Because of his involvement in industry groups, Ashe has given a lot of thought to the future of the business. "This is, on the one hand, probably the single-most opportune time for people ever, in my 40 years to be in the business," he says. "We have more prospects, more products, and less competition today than ever.
"On the other side, it's the most dangerous time ... because of the imposition of government regulation and the resulting uncertainty about what you can sell; how you'll get paid; the imposition, potentially, of the fiduciary standard on people in our business that could eventually lead to the outlawing of commissions by the SEC. Where that's happened in other countries, it's meant the death of the financial services business for the providers and advisers, and it's meant less product and advice available, especially to middle-class consumers. That's very scary."
Ashe also sees a shift taking place in society that bodes well for the future. "If you look at the products that we sell - group or individual life insurance, disability insurance, health insurance, retirement plans - those products had less attention paid to them, I think, as society, until recently, moved away from paying attention to basic foundations of financial security. There seemed to be a change in the basic philosophy of the people in this country about how they should achieve financial security. And in many cases, it encompassed the elimination of consideration for the basics of financial security, like saving, not putting too much on credit cards, not overdoing it on mortgages, and so forth.
"Today, the life insurance business sells seven million fewer policies every year than they did 15 or 20 years ago. And that's at a time when the number of households with children has increased by 19%. So you have the prospects for a product increasing, but the number of policy sales going down."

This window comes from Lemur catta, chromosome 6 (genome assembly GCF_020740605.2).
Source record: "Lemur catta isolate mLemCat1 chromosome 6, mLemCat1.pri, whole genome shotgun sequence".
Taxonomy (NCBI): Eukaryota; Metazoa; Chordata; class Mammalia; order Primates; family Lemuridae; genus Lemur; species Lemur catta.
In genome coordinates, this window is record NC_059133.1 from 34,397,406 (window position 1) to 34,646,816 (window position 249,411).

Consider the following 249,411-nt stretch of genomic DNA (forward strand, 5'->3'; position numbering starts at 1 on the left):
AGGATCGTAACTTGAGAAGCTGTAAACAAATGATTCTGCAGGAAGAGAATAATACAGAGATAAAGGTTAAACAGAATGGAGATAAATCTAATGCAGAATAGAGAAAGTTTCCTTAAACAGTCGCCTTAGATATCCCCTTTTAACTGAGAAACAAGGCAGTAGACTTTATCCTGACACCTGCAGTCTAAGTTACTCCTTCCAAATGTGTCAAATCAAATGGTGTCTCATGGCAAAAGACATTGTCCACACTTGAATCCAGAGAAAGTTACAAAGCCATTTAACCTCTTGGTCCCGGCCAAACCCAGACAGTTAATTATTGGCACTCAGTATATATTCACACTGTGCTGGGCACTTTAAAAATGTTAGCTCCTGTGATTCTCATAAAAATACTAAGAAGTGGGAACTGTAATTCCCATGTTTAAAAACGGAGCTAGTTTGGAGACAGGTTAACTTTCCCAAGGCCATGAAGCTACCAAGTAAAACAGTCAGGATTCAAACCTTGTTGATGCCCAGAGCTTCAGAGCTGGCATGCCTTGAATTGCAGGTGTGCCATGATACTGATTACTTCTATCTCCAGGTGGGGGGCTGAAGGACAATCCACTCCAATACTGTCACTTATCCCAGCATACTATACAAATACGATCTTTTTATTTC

However, Ashe perceives that the pendulum is swinging back. "When you have two significant changes in the stock market in 10 years, and the S&P 500 returns a negative 91 basis points between 2000 and 2010, people are going to say, 'You know, maybe I ought to start thinking a little bit more about that flight to safety.'"
The next generation
In 2007, Ashe joined AXA Advisors, "largely because of the desire to have some additional resources and training in anticipation of my son coming in the business," he recalls. "I was getting older, and I didn't want there to be a situation where my son would come into the business and something would happen to me that would leave him on his own."
Having the backup of AXA's fairly large organization in the Chicago area was important. Additionally, recalls, Ashe, "I wanted his training to be done somebody other than me."
His rationale: there is a benefit in putting some distance between father and son.
Ashe explains: "First, on the one hand, a parent can favor a child entering the business and may not make them as accountable as they should be. So I would rather have them accountable to somebody else. Second, I think a child, when the father or the mother in the business is telling them something, having heard that father or mother for 20 years beforehand, might tend to dismiss it a little bit - 'Oh, that's the same old stuff I've been hearing for 20 years.' But if they're hearing it from somebody else, it may have a bit more relevance."
Ashe cites some interesting numbers on intra-family business succession trends. "In general, across all businesses, the figures indicate that there's only a 30% succession to the next generation, and from that generation to the one following it, only a 10% succession," he says.